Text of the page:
The pastor led Bill to this passage in Romans and to the central teaching of God’s Word. This Good News, that became central in the teaching of Martin Luther and of the entire Reformation, brought reformation also to Bill’s faith and life. As we hear it, it brings reformation and renewal to our lives again and again.
The Lutheran pastor explained to Bill that we are commanded to be good, but we cannot because of the sin in us. We need help, God’s help. His help is this: we are justified by grace through faith. This means that Christ, who was without sin, set things right between us and God by His good and sufficient sacrifice on the cross. It’s not about our righteousness, but Christ’s righteousness for us.
Bill felt as though a tremendous weight had been lifted. He responded, “So, it’s not about me, but about what Jesus has done for me? It’s not about my faith or my righteousness but the sacrificial body and blood of Christ?”
“It’s not about you; it’s about Jesus for you,” the pastor said.
“I’ve never heard it explained like that before.” Bill said. “But, I believe it!”
The Reformation continues as you, like Bill, trust that you are righteous in God’s sight because of the saving work of Jesus Christ. On the cross was the great exchange. God counts Christ’s perfect life as though you’ve done it. What He suffered on the cross, God counts as though you’ve suffered it. And He even gives you the faith to accept this Good News. This is grace, undeserved love! There is no room for boasting. God gets all the credit and thanks.
Bill left the pastor’s office free from guilt. The burden was lifted. Christ had borne his burden of sin on the cross. He was forgiven. Because of Christ’s death and resurrection, Bill knew where he stood with God. God still loved him. This gave him peace and hope, even boldness.
Bill knew that this renewed relationship with God did not remove the difficulties of his life. There was much work left to do. He left the pastor’s office knowing that he would need God’s strength, given through His powerful Word and Sacraments, to help him work things out in his family. This, too, gave him peace and hope and boldness. He was not left to his own devices. He had God’s help.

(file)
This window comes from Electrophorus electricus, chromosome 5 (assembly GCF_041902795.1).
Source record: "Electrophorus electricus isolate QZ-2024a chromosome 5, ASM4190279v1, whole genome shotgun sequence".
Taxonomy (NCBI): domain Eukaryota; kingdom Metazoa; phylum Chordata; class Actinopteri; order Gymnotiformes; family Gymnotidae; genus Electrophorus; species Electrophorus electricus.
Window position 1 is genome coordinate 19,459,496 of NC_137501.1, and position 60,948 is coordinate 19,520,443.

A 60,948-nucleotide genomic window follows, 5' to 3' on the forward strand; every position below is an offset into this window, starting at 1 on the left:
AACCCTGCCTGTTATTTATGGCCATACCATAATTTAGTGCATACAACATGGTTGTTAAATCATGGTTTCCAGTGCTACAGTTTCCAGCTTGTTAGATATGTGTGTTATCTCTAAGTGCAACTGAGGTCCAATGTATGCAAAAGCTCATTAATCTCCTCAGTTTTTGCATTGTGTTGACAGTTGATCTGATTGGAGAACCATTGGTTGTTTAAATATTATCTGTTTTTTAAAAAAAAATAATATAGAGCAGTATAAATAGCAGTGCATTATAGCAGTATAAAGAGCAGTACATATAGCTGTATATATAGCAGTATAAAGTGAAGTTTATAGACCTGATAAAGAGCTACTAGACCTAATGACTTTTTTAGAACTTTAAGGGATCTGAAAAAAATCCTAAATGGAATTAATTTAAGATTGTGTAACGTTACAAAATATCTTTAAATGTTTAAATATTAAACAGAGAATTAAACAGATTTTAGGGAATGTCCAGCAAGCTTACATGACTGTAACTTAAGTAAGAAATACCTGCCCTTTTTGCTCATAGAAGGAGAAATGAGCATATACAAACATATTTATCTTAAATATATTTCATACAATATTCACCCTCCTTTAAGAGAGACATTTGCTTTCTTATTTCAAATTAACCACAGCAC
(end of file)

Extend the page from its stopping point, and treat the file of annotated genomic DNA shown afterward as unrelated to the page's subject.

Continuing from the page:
And that’s the way it is for you. You have God’s help. Forget trying to help yourself. Forget relying on your own power and strength. Trust in God’s grace and the forgiveness won by Jesus Christ on the cross. Lean on Him and His life-giving Word and Sacraments to sustain you and grow your faith.
The same Savior who declared you righteous is now at work in your life. Live in your Baptism. Through daily contrition and repentance, put to death your old Adam so that your new man may arise to live before God in righteous, innocence, and blessedness. Come to the Lord’s Supper and receive His body and blood, not only for the forgiveness of your sins, but for the strengthening of your faith unto life everlasting. Hear God’s Word—the Law that not only shows you your sins and how God would have you live, and the Gospel that forgives those sins and gives you the power and motivation for godly living. For in those means of grace you have forgiveness, salvation, and eternal life.
So go in the strength of the Lord. You are forgiven for all of your sins.
In the name of the Father and of the Son and of the Holy Spirit. Amen
Unless otherwise indicated, all Scripture quotations are from the Holy Bible, English Standard Version, copyright © 2001 by Crossway Bibles, a publishing ministry of Good News Publishers. Used by permission. All rights reserved.

Based on a sermon by Scott Sailer in Concordia Pulpit Resources, Volume 13, Part 4, p. 23-25.